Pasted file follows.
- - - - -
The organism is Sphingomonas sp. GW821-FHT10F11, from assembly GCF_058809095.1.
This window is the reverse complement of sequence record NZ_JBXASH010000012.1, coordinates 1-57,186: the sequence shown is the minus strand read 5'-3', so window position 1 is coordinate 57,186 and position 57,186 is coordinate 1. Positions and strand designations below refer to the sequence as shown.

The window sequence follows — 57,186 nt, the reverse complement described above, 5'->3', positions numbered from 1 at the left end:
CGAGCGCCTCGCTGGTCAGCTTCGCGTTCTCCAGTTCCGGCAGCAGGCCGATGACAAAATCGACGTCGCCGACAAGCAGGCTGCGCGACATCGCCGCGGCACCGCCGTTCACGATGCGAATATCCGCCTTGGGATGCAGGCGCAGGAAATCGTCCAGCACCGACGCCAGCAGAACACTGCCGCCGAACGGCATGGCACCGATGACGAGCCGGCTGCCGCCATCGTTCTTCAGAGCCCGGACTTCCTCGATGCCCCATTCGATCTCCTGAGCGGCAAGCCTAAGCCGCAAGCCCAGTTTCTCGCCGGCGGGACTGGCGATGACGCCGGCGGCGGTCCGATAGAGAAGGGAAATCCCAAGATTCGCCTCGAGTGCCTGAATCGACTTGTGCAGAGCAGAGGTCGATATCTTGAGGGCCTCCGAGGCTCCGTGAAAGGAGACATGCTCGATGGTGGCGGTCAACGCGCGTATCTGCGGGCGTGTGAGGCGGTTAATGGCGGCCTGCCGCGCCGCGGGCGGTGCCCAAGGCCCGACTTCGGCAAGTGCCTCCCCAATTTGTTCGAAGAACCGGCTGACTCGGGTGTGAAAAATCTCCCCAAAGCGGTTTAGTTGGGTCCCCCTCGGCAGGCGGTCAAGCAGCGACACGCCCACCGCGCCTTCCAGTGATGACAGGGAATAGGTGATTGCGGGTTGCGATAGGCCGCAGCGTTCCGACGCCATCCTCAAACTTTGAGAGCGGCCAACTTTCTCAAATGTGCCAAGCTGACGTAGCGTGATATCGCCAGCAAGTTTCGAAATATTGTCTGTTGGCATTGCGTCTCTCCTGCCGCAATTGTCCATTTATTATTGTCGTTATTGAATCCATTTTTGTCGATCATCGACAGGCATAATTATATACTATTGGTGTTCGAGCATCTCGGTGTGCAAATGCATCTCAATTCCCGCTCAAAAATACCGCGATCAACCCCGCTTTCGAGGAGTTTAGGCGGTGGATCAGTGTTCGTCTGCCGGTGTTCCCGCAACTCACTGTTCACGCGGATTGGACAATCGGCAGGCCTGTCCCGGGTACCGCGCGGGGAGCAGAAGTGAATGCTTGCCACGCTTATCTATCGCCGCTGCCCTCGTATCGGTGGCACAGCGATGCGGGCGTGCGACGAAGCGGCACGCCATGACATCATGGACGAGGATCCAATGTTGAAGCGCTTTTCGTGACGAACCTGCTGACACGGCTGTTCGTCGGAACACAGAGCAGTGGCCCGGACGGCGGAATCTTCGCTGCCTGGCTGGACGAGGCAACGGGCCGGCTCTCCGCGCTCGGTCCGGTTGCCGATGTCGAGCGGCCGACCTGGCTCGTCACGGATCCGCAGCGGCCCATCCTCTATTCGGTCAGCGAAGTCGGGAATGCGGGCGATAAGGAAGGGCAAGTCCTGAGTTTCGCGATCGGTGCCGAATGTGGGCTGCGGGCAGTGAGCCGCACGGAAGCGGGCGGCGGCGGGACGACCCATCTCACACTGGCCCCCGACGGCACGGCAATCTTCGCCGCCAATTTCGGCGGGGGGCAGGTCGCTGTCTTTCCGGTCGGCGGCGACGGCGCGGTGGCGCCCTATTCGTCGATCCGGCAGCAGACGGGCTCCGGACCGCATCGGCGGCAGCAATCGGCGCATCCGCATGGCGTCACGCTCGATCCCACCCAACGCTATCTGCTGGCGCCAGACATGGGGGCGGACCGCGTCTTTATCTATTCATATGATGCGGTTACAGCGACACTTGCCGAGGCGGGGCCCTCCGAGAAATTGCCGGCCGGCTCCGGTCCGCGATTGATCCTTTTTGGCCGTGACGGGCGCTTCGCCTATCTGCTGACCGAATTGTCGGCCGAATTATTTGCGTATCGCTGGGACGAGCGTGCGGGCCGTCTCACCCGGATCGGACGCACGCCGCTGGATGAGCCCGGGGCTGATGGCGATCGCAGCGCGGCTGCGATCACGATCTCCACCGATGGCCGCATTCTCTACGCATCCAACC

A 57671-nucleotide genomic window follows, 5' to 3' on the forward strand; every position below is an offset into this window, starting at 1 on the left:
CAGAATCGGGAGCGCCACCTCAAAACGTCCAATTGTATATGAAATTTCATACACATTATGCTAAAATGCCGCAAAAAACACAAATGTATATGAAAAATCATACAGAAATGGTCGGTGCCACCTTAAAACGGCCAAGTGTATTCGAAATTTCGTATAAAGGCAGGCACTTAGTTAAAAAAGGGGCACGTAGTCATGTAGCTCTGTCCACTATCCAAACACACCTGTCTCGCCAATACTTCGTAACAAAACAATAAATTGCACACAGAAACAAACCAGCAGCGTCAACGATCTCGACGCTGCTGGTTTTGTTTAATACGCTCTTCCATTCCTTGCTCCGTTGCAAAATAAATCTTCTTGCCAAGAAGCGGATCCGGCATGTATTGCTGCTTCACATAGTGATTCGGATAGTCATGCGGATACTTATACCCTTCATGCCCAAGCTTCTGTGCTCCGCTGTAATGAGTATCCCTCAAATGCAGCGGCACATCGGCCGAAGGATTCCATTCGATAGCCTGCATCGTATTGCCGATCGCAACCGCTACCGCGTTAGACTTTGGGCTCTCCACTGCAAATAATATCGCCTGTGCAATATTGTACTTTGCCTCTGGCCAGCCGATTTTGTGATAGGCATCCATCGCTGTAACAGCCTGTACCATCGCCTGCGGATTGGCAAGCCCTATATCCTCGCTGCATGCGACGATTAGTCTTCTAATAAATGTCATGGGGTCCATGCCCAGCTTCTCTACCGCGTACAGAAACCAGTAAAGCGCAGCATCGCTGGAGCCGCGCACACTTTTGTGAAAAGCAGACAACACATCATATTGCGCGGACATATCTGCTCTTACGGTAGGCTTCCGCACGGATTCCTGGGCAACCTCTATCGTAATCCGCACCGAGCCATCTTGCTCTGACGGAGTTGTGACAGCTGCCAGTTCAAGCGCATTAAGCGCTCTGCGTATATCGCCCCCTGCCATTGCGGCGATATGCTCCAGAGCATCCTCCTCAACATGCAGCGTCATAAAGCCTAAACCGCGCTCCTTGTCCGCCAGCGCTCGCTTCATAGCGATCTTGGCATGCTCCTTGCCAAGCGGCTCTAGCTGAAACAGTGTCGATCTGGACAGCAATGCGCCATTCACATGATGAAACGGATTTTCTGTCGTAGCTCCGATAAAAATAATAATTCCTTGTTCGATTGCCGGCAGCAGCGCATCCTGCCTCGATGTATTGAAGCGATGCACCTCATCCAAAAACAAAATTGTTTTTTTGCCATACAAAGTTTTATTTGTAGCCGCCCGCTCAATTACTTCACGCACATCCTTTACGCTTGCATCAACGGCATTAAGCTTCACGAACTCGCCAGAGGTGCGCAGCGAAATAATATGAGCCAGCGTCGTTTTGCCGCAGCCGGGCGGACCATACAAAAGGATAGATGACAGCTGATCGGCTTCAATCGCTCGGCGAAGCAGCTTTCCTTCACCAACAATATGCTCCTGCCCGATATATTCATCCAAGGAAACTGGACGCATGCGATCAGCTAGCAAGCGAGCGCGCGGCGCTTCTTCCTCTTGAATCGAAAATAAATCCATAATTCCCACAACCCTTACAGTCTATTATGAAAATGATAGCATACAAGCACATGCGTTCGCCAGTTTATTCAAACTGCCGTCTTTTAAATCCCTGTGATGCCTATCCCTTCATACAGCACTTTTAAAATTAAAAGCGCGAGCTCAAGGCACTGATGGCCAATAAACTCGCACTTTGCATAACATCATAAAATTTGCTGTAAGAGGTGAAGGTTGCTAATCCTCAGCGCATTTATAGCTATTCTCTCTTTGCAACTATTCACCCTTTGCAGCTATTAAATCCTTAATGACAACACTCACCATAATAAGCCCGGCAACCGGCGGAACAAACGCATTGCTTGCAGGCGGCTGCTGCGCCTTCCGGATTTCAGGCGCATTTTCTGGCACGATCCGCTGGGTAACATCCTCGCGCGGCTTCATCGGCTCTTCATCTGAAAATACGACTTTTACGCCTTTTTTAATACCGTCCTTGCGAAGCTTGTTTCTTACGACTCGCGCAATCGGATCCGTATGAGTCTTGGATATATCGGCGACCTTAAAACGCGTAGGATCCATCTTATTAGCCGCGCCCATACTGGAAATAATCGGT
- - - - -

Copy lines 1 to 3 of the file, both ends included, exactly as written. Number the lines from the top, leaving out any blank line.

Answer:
The organism is Sphingomonas sp. GW821-FHT10F11, from assembly GCF_058809095.1.
This window is the reverse complement of sequence record NZ_JBXASH010000012.1, coordinates 1-57,186: the sequence shown is the minus strand read 5'-3', so window position 1 is coordinate 57,186 and position 57,186 is coordinate 1. Positions and strand designations below refer to the sequence as shown.

The window sequence follows — 57,186 nt, the reverse complement described above, 5'->3', positions numbered from 1 at the left end: